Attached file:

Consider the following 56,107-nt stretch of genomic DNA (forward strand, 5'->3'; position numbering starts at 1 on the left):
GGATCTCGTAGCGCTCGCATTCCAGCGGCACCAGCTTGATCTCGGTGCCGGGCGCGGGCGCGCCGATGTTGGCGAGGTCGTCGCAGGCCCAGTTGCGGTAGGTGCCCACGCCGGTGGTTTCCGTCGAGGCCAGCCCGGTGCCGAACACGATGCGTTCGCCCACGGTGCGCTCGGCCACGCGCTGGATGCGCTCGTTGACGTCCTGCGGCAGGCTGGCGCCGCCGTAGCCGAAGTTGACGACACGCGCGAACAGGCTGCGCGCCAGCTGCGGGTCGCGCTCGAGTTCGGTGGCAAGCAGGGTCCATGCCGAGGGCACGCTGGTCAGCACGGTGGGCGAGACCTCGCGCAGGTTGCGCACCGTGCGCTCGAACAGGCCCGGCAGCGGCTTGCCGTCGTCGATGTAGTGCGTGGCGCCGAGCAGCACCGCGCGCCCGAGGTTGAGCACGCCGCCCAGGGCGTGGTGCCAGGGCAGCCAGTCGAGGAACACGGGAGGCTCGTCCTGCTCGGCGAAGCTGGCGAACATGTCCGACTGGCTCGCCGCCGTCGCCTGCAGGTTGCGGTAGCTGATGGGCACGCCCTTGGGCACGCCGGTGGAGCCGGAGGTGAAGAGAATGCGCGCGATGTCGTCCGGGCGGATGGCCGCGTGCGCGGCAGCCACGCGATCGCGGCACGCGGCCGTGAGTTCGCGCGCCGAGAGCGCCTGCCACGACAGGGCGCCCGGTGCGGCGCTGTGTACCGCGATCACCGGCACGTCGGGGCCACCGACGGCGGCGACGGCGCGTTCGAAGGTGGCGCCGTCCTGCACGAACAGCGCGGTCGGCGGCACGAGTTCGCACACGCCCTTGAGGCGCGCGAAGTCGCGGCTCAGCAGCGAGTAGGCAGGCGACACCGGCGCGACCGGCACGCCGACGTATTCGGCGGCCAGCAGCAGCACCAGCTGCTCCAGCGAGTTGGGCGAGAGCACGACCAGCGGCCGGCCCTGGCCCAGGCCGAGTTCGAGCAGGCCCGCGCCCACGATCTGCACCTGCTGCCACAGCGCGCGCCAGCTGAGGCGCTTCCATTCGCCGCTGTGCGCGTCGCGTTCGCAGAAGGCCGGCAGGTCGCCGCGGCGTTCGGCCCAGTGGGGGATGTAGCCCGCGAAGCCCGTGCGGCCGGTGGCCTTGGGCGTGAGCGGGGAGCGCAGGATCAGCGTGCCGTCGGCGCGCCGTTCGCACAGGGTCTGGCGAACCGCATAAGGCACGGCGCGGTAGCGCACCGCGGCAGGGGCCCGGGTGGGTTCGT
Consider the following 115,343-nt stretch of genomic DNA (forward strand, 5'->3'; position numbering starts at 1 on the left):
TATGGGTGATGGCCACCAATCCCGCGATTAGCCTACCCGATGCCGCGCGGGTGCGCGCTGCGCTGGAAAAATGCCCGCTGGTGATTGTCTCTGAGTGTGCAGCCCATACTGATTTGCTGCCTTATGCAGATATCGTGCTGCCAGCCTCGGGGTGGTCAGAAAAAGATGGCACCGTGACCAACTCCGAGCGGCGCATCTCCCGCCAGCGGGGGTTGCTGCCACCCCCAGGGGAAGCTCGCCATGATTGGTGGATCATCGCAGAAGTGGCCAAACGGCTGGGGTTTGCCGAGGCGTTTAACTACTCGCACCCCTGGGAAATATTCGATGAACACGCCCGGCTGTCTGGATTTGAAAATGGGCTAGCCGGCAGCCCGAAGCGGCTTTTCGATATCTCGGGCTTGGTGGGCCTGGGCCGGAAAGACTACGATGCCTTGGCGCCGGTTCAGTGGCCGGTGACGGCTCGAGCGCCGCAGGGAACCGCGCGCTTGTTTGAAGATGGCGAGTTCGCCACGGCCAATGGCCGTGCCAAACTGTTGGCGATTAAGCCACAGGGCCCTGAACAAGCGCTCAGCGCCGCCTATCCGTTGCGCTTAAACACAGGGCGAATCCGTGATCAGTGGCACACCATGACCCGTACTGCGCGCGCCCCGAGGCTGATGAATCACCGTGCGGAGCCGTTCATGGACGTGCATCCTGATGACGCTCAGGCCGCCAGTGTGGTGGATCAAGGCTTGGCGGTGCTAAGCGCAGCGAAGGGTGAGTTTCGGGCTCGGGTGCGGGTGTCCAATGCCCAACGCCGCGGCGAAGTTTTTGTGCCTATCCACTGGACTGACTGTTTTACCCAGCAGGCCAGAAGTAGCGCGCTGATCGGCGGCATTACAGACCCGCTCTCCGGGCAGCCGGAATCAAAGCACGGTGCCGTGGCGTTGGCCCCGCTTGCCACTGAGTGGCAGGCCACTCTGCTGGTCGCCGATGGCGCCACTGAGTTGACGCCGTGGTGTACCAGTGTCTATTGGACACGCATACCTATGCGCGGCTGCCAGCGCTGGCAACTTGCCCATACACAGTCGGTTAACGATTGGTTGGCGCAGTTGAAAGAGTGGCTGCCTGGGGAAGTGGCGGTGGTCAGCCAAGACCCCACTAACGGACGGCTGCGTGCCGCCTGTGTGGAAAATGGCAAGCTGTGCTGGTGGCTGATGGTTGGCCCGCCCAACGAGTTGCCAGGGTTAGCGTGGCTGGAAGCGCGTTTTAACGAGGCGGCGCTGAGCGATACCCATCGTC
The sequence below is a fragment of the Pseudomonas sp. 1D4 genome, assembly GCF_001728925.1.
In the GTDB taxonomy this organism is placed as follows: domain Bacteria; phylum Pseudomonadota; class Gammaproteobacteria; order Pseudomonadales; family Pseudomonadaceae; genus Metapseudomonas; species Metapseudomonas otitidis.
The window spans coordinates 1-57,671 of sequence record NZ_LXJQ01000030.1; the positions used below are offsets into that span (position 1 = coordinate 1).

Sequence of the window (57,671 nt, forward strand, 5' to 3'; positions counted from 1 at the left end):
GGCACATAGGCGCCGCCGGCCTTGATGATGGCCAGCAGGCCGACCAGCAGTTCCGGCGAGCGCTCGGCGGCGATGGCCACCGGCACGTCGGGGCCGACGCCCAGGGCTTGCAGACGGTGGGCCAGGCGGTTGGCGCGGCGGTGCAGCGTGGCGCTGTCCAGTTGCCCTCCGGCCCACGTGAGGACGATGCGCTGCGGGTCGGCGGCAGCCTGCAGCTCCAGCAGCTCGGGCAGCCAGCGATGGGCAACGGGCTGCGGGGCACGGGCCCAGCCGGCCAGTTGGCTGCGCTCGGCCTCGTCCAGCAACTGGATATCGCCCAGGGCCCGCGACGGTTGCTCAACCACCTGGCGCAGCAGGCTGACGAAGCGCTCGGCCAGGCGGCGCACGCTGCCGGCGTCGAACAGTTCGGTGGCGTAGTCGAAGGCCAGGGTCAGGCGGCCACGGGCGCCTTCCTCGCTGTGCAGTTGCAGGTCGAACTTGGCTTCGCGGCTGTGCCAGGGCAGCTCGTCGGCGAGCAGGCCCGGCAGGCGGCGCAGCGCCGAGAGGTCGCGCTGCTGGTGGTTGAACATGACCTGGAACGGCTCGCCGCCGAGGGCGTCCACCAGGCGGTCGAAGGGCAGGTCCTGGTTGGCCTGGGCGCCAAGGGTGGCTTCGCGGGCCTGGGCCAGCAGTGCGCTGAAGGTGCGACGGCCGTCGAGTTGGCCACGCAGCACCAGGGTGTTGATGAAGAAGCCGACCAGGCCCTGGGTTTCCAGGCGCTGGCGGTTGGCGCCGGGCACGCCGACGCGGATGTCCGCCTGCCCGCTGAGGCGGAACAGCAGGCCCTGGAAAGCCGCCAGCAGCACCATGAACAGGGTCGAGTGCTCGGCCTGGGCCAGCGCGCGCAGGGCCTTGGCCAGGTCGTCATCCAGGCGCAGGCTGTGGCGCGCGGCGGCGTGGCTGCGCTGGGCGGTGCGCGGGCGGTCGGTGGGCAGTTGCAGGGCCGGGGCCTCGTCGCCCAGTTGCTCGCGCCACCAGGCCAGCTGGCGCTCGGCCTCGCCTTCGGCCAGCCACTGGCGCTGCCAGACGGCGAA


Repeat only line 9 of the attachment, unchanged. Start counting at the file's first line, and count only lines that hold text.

GGCACATAGGCGCCGCCGGCCTTGATGATGGCCAGCAGGCCGACCAGCAGTTCCGGCGAGCGCTCGGCGGCGATGGCCACCGGCACGTCGGGGCCGACGCCCAGGGCTTGCAGACGGTGGGCCAGGCGGTTGGCGCGGCGGTGCAGCGTGGCGCTGTCCAGTTGCCCTCCGGCCCACGTGAGGACGATGCGCTGCGGGTCGGCGGCAGCCTGCAGCTCCAGCAGCTCGGGCAGCCAGCGATGGGCAACGGGCTGCGGGGCACGGGCCCAGCCGGCCAGTTGGCTGCGCTCGGCCTCGTCCAGCAACTGGATATCGCCCAGGGCCCGCGACGGTTGCTCAACCACCTGGCGCAGCAGGCTGACGAAGCGCTCGGCCAGGCGGCGCACGCTGCCGGCGTCGAACAGTTCGGTGGCGTAGTCGAAGGCCAGGGTCAGGCGGCCACGGGCGCCTTCCTCGCTGTGCAGTTGCAGGTCGAACTTGGCTTCGCGGCTGTGCCAGGGCAGCTCGTCGGCGAGCAGGCCCGGCAGGCGGCGCAGCGCCGAGAGGTCGCGCTGCTGGTGGTTGAACATGACCTGGAACGGCTCGCCGCCGAGGGCGTCCACCAGGCGGTCGAAGGGCAGGTCCTGGTTGGCCTGGGCGCCAAGGGTGGCTTCGCGGGCCTGGGCCAGCAGTGCGCTGAAGGTGCGACGGCCGTCGAGTTGGCCACGCAGCACCAGGGTGTTGATGAAGAAGCCGACCAGGCCCTGGGTTTCCAGGCGCTGGCGGTTGGCGCCGGGCACGCCGACGCGGATGTCCGCCTGCCCGCTGAGGCGGAACAGCAGGCCCTGGAAAGCCGCCAGCAGCACCATGAACAGGGTCGAGTGCTCGGCCTGGGCCAGCGCGCGCAGGGCCTTGGCCAGGTCGTCATCCAGGCGCAGGCTGTGGCGCGCGGCGGCGTGGCTGCGCTGGGCGGTGCGCGGGCGGTCGGTGGGCAGTTGCAGGGCCGGGGCCTCGTCGCCCAGTTGCTCGCGCCACCAGGCCAGCTGGCGCTCGGCCTCGCCTTCGGCCAGCCACTGGCGCTGCCAGACGGCGAA